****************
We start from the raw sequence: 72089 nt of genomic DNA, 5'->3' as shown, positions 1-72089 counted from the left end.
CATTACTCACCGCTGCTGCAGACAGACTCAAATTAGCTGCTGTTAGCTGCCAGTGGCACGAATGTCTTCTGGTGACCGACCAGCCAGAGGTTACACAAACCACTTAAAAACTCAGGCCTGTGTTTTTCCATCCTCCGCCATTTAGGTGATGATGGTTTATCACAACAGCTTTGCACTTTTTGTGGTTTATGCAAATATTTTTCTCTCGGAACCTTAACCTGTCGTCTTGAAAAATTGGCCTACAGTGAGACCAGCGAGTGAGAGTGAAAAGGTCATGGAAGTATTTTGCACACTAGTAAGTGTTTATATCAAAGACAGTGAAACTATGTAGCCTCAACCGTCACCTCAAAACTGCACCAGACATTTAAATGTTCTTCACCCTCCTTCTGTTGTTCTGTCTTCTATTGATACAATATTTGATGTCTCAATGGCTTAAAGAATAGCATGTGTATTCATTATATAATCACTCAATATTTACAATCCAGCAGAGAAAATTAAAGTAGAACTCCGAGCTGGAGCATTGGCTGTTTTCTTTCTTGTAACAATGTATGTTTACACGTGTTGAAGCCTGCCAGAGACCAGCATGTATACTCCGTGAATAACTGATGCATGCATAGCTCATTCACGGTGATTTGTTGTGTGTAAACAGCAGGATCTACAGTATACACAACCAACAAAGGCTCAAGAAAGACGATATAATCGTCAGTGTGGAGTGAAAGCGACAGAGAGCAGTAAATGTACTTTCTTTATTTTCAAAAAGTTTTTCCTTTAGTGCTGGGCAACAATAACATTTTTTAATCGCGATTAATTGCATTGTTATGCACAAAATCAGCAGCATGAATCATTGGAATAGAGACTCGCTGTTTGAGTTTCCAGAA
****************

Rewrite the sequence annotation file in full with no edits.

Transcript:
We start from the raw sequence: 72089 nt of genomic DNA, 5'->3' as shown, positions 1-72089 counted from the left end.
CATTACTCACCGCTGCTGCAGACAGACTCAAATTAGCTGCTGTTAGCTGCCAGTGGCACGAATGTCTTCTGGTGACCGACCAGCCAGAGGTTACACAAACCACTTAAAAACTCAGGCCTGTGTTTTTCCATCCTCCGCCATTTAGGTGATGATGGTTTATCACAACAGCTTTGCACTTTTTGTGGTTTATGCAAATATTTTTCTCTCGGAACCTTAACCTGTCGTCTTGAAAAATTGGCCTACAGTGAGACCAGCGAGTGAGAGTGAAAAGGTCATGGAAGTATTTTGCACACTAGTAAGTGTTTATATCAAAGACAGTGAAACTATGTAGCCTCAACCGTCACCTCAAAACTGCACCAGACATTTAAATGTTCTTCACCCTCCTTCTGTTGTTCTGTCTTCTATTGATACAATATTTGATGTCTCAATGGCTTAAAGAATAGCATGTGTATTCATTATATAATCACTCAATATTTACAATCCAGCAGAGAAAATTAAAGTAGAACTCCGAGCTGGAGCATTGGCTGTTTTCTTTCTTGTAACAATGTATGTTTACACGTGTTGAAGCCTGCCAGAGACCAGCATGTATACTCCGTGAATAACTGATGCATGCATAGCTCATTCACGGTGATTTGTTGTGTGTAAACAGCAGGATCTACAGTATACACAACCAACAAAGGCTCAAGAAAGACGATATAATCGTCAGTGTGGAGTGAAAGCGACAGAGAGCAGTAAATGTACTTTCTTTATTTTCAAAAAGTTTTTCCTTTAGTGCTGGGCAACAATAACATTTTTTAATCGCGATTAATTGCATTGTTATGCACAAAATCAGCAGCATGAATCATTGGAATAGAGACTCGCTGTTTGAGTTTCCAGAA